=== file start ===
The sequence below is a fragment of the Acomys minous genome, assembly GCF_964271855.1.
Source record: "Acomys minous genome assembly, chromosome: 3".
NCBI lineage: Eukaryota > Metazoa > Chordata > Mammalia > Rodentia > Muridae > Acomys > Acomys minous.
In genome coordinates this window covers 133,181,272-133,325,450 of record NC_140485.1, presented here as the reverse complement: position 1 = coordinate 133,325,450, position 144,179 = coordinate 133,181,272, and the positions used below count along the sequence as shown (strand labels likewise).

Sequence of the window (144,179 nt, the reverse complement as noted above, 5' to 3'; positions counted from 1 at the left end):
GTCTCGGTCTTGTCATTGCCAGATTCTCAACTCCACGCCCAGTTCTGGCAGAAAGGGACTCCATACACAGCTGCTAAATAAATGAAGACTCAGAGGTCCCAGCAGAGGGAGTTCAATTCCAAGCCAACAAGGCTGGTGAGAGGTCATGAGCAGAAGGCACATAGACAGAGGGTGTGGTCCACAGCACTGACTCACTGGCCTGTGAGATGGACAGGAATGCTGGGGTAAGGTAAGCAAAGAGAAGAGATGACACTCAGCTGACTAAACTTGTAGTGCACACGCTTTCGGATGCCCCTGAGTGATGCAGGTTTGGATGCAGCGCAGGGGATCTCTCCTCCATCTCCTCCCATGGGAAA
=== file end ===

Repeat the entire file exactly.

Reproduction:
The sequence below is a fragment of the Acomys minous genome, assembly GCF_964271855.1.
Source record: "Acomys minous genome assembly, chromosome: 3".
NCBI lineage: Eukaryota > Metazoa > Chordata > Mammalia > Rodentia > Muridae > Acomys > Acomys minous.
In genome coordinates this window covers 133,181,272-133,325,450 of record NC_140485.1, presented here as the reverse complement: position 1 = coordinate 133,325,450, position 144,179 = coordinate 133,181,272, and the positions used below count along the sequence as shown (strand labels likewise).

Sequence of the window (144,179 nt, the reverse complement as noted above, 5' to 3'; positions counted from 1 at the left end):
GTCTCGGTCTTGTCATTGCCAGATTCTCAACTCCACGCCCAGTTCTGGCAGAAAGGGACTCCATACACAGCTGCTAAATAAATGAAGACTCAGAGGTCCCAGCAGAGGGAGTTCAATTCCAAGCCAACAAGGCTGGTGAGAGGTCATGAGCAGAAGGCACATAGACAGAGGGTGTGGTCCACAGCACTGACTCACTGGCCTGTGAGATGGACAGGAATGCTGGGGTAAGGTAAGCAAAGAGAAGAGATGACACTCAGCTGACTAAACTTGTAGTGCACACGCTTTCGGATGCCCCTGAGTGATGCAGGTTTGGATGCAGCGCAGGGGATCTCTCCTCCATCTCCTCCCATGGGAAA